What are your long term plans for the business?
We've created a two-phase strategy of going wide, expanding into all the regional centres, and then going deep where we basically evolve the business from painting and wine. We know the concept of creative events is popular and unique and so what we'll be doing next is launching a series of new events alongside Paintvine such as candle making, soap making and floral arrangements so we can use our partner venues and artists to achieve economies of scale like Uber and Uber Eats.
What's your background and have you owned businesses before Paintvine?
This is not my first time in business. I've run a few businesses, my first business out of university was a vending machine business and then after that I started a marketing agency called Hypergiant, which I still run.
What are your plans for expansion?
Right now it is ramping up our events and opening up more capacity for private events because we get bombarded with private events but there's just too much demand to cope. Private events make up 40 per cent of revenue, quite a big chunk, and its a good growth opportunity for us. We've just hit the 10,000 painter milestone and we're looking for the next 10,000 painters.
My business partner is moving to the UK because seen an opportunity to launch the brand in the UK so that's the next stage of expansion. We're quite interested in the UK and it will be our first international market. Similar is being done there but not at the same scale or level that we're doing it on. London will be the first stop and then all the other centres outside of that.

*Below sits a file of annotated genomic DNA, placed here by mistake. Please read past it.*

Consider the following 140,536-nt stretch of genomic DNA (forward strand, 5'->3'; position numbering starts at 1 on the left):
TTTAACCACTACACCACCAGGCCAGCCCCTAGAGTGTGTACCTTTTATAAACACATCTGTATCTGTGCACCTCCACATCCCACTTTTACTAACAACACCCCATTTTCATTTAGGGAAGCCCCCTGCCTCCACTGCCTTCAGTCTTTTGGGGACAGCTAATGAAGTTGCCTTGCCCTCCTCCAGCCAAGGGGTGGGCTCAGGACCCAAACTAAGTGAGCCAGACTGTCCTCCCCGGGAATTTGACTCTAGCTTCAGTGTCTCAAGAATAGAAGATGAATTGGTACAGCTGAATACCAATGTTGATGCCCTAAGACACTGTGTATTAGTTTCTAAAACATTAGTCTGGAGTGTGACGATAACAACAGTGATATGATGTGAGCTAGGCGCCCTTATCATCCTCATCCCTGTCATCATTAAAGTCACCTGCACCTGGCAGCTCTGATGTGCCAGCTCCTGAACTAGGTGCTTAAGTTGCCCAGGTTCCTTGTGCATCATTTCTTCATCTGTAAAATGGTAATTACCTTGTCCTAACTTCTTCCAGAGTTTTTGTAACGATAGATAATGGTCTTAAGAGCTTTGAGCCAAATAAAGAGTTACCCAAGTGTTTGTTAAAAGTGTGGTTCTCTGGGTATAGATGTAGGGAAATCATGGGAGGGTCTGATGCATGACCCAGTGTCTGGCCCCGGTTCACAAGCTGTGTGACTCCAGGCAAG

How much did you invest to start the business?
We started the business with $1000 each so $3000 and we were able to bootstrap the whole business from there. We spent the $3000 on easels, paint supplies and also a bar tab for the first event just to get people interested and that was it. We were able to finance the rest of the expansion through ticket sales. We pre-sell tickets to the events so we make our revenue upfront and then we're able to reinvest it.
How is experiential entertainment impacting traditional drinking and bars?
It's a trend we're tapping into. Bars are now coming to us wanting us to host our events there because consumers are no longer wanting to go and get drunk at a bar. It's also not really a good look that even alcohol companies want to be promoting, whereas, our events are more of an upmarket experience. The trend of this kind of consumption is just beginning and that's why we want to do more.
What advice do you give others wanting to start their own business?
I've started about 30 businesses but you're really only defined by your successes. If you want to do it just get out and do it - if you fall over get back up again and keep getting up again until you hit success - you eventually will if you persist.